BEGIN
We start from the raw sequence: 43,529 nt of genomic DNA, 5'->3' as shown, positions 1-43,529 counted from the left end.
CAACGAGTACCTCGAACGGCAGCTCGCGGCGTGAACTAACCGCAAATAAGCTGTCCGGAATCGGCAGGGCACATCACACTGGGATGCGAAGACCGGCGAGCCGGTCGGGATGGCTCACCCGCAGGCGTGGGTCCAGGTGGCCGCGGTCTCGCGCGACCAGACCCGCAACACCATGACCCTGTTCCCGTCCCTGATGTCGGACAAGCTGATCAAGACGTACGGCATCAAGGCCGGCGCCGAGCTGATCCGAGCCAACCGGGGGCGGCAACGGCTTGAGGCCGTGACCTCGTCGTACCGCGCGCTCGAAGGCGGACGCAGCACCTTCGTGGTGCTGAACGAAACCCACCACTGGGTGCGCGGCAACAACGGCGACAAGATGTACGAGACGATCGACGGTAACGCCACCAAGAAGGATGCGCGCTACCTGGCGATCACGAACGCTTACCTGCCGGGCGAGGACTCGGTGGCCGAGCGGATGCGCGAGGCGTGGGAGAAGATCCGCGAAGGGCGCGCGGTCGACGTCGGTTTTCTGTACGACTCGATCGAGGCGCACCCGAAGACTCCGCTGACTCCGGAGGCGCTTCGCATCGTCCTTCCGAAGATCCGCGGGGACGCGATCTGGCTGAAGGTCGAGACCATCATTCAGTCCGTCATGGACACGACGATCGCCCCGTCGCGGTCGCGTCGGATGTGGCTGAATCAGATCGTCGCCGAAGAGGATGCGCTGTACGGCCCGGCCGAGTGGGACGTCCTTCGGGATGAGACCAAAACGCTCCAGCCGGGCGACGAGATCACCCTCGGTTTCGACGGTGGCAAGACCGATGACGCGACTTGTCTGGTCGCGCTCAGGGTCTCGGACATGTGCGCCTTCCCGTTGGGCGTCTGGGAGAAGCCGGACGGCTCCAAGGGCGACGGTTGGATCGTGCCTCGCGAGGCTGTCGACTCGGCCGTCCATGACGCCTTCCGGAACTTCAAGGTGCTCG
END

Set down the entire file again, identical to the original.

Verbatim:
We start from the raw sequence: 43,529 nt of genomic DNA, 5'->3' as shown, positions 1-43,529 counted from the left end.
CAACGAGTACCTCGAACGGCAGCTCGCGGCGTGAACTAACCGCAAATAAGCTGTCCGGAATCGGCAGGGCACATCACACTGGGATGCGAAGACCGGCGAGCCGGTCGGGATGGCTCACCCGCAGGCGTGGGTCCAGGTGGCCGCGGTCTCGCGCGACCAGACCCGCAACACCATGACCCTGTTCCCGTCCCTGATGTCGGACAAGCTGATCAAGACGTACGGCATCAAGGCCGGCGCCGAGCTGATCCGAGCCAACCGGGGGCGGCAACGGCTTGAGGCCGTGACCTCGTCGTACCGCGCGCTCGAAGGCGGACGCAGCACCTTCGTGGTGCTGAACGAAACCCACCACTGGGTGCGCGGCAACAACGGCGACAAGATGTACGAGACGATCGACGGTAACGCCACCAAGAAGGATGCGCGCTACCTGGCGATCACGAACGCTTACCTGCCGGGCGAGGACTCGGTGGCCGAGCGGATGCGCGAGGCGTGGGAGAAGATCCGCGAAGGGCGCGCGGTCGACGTCGGTTTTCTGTACGACTCGATCGAGGCGCACCCGAAGACTCCGCTGACTCCGGAGGCGCTTCGCATCGTCCTTCCGAAGATCCGCGGGGACGCGATCTGGCTGAAGGTCGAGACCATCATTCAGTCCGTCATGGACACGACGATCGCCCCGTCGCGGTCGCGTCGGATGTGGCTGAATCAGATCGTCGCCGAAGAGGATGCGCTGTACGGCCCGGCCGAGTGGGACGTCCTTCGGGATGAGACCAAAACGCTCCAGCCGGGCGACGAGATCACCCTCGGTTTCGACGGTGGCAAGACCGATGACGCGACTTGTCTGGTCGCGCTCAGGGTCTCGGACATGTGCGCCTTCCCGTTGGGCGTCTGGGAGAAGCCGGACGGCTCCAAGGGCGACGGTTGGATCGTGCCTCGCGAGGCTGTCGACTCGGCCGTCCATGACGCCTTCCGGAACTTCAAGGTGCTCG